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I am using this as a last resort, since I have been reading forums and trying over and over again, and have watched just about every YouTube tutorial. Blender is giving me such random results on my tracking that it appears to just be absolutely broken.

I printed and used some good tracking sheets. I mean, from where I was before with tape, the tracks, visually anyhow, look very clean. When I scrub through, it pretty much stays within 1 or 2 visible pixels. enter image description here

So at first when I solved, i was getting about 1.7 average error, which i have, with much frustration, been trying to improve upon. But I can stay at the same settings that I got the 1.7, and it swings wildly up to 200 average error, to erroring out saying it cannot reconstruct. Literally without changing a thing, or, changing and going back to the previous setting. Won't ever go back to the 1.7.

I have stabilization off, set at 1920x1080 60fps, video frames rendered to an image sequence as EXR, have tried a lot of different ways here, and I still just get absolute randomness. Video made is from a Pixel 4XL, and I hear "reviewers" talk about how awful the videos from the phone are, but man it seems pretty solid visually to me, so I will try using my SLR full frame camera and see if all these issues just go away, or if i still get complete randomness from Blender. Anyone else seen these wild swings in results and know of general ideas of why Blender reacts this way?


Thanks for the input. I do not find the answer helpful, however I do appreciate you took the time. A solid track visually means it is following the same point, even down to a pixel or two. I have used tracking a while not, and in Blender 2.7x I was pretty good at getting the results I needed.

I recorded the video again, only with an SLR full frame sensor and 17MM lens, not on a tripod. I literally didn't have to keep adjusting the tracking points as it was able to follow the tracks with ease, even though VISUALLY it looked the same as the other video at the zoomed level. There is clearly much more detail in the videos than Blender leads you to believe in the rendered preview of the video.

However, while i do not expect an actual answer to my question on Blender being broken, my follow on video that I had success with still suffered the same random wild throws in camera solve. I was getting 80.72 average on everything (16 points), even though it tracked phenomenally, no matter what settings I changed. Then, all of a sudden, when I changed the settings back to what I had started with (auto keyframe, refine k1 k2), which is what I expected would work in the first place, the camera solve jumped from the constant 80 to a solid .32 after just pressing solve camera over and over out of frustration. Out of the blue, really did nothing but kept trying to push solve camera, and wham. Nailed it at .32. So, again, i am not sure how to report bugs, but I will look into it.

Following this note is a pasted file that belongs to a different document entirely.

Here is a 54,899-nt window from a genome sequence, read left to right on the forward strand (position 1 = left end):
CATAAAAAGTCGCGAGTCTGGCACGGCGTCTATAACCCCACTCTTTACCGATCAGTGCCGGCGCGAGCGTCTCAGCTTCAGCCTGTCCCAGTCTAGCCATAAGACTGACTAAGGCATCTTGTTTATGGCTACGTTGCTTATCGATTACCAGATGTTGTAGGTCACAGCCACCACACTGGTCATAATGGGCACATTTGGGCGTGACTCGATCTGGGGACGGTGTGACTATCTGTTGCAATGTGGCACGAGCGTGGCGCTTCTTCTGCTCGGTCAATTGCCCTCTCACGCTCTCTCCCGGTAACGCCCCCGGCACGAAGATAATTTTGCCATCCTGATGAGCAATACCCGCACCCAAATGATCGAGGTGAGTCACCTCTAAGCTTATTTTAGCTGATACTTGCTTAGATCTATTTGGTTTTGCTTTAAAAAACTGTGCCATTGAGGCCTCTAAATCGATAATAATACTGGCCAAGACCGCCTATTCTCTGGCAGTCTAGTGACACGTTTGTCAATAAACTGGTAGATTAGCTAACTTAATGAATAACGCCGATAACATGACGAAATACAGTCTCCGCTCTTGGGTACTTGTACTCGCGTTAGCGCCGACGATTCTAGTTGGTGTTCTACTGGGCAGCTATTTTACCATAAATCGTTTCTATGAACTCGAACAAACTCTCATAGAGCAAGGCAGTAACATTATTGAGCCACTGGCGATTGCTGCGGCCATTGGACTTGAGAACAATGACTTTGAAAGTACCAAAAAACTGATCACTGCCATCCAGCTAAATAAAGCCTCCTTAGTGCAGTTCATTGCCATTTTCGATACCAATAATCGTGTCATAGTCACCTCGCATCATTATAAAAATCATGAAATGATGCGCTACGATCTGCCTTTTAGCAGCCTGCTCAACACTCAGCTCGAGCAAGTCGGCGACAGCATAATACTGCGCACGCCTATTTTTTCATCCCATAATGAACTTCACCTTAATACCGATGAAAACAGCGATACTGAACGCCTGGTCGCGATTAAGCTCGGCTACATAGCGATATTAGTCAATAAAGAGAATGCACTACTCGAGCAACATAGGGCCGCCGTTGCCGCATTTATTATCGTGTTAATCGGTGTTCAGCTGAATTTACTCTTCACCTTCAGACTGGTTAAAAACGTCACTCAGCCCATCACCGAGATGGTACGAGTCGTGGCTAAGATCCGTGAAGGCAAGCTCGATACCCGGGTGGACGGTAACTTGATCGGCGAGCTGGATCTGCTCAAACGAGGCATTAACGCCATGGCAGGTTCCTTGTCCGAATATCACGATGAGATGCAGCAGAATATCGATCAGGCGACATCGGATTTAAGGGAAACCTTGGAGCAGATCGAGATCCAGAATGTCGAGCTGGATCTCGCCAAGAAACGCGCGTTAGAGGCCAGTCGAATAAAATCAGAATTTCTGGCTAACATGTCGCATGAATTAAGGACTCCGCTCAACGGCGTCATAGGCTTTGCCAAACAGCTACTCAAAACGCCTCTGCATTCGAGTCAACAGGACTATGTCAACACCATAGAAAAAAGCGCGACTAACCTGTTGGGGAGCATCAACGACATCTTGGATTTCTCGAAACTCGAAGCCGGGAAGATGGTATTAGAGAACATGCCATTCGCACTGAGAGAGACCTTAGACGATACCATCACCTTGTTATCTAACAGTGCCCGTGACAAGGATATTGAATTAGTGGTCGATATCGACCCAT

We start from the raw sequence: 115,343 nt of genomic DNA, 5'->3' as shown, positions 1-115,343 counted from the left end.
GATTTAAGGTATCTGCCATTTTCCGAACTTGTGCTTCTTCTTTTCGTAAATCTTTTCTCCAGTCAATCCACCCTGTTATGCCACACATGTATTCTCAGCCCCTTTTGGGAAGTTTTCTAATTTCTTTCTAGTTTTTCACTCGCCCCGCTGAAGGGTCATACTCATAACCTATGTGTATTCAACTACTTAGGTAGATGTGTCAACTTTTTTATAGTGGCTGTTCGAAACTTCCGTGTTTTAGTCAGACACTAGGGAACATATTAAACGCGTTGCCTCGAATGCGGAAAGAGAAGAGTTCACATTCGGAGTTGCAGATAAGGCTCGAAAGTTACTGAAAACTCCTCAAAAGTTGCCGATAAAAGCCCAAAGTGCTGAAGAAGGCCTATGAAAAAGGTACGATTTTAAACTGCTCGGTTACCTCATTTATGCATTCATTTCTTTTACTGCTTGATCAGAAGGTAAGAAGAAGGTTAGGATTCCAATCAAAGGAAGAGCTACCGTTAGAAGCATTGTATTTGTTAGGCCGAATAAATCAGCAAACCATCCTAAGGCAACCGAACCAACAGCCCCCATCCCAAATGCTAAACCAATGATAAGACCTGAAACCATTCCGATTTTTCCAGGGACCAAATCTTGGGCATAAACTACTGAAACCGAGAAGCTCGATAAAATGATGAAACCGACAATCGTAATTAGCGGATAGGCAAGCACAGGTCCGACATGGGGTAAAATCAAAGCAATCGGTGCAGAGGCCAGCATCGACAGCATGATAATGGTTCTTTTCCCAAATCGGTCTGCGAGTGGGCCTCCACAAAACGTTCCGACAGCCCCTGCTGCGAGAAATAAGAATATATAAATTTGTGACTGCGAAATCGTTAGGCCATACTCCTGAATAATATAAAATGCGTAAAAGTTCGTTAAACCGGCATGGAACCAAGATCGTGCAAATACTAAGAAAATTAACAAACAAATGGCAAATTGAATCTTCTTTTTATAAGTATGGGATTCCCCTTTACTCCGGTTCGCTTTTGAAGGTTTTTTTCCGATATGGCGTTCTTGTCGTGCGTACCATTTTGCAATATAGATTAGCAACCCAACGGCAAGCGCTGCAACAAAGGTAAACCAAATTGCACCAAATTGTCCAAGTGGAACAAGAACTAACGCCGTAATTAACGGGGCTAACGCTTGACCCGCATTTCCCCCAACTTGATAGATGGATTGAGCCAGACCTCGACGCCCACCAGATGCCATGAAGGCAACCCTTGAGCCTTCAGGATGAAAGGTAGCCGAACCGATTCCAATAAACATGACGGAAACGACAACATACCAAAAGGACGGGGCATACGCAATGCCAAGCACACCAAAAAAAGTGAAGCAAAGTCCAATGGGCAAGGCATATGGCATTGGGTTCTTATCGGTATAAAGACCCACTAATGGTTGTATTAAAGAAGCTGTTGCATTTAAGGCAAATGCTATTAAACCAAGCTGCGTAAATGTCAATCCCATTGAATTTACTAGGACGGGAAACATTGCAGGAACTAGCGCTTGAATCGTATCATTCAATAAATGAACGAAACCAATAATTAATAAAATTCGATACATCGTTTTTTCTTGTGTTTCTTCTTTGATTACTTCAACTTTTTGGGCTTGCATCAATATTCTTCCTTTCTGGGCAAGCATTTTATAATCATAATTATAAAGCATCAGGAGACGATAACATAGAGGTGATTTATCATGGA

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  • $\begingroup$ Blender is not broken and nothing changed in that particular area since 2.7x. As mentioned in the answer, while essentially having nothing to work with, hard to give good advice based on your question. Anyway, if you want to report a bug just go to the Main menu > Help > Report a Bug... $\endgroup$
    – brockmann
    May 11 '20 at 18:58
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Blender's trackers and 3D reconstruction are quite robust and advanced, but it is hard to pin down what is happening without access to the video you are trying to track. "Solid visually to me" can mean anything or nothing at all.

Solid reconstruction is only possible with accurate camera tracking.

Common mistakes are:

-Trying to track blurry or distorted video, or video where the tracked elements move to far from frame to frame, for that you need to enlarge the search box.

-Expecting 3d information out of shots where the camera is stationary (where the video was taken from a fixed place and the camera just pans and tilt without any displacement). For those shots you can use "Tripod" Solve, but know that there is no way to get 3d information out of such shots. It is considered 2D tracking as you will only get the camera movement but no real 3d reconstruction.

There is a very detailed post on this site that you should read to troubleshoot your problems.

How can I get better results when doing camera motion tracking?..

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  • $\begingroup$ This is a pretty good answer, but linking to outside sites is bad form. Can you inline the parts you find useful to this answer? $\endgroup$
    – Kirbinator
    May 8 '20 at 17:41
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    $\begingroup$ @Kirbinator The useful parts are already in the post. No "outside links" to other sites on this answer... please read carefully. I won't go into repeating information that is already accessible and carefully written. As a matter of fact this whole post is redundant with the linked question and answer. Maybe someone can mark it as duplicate. $\endgroup$
    – no-can-do
    May 8 '20 at 17:46

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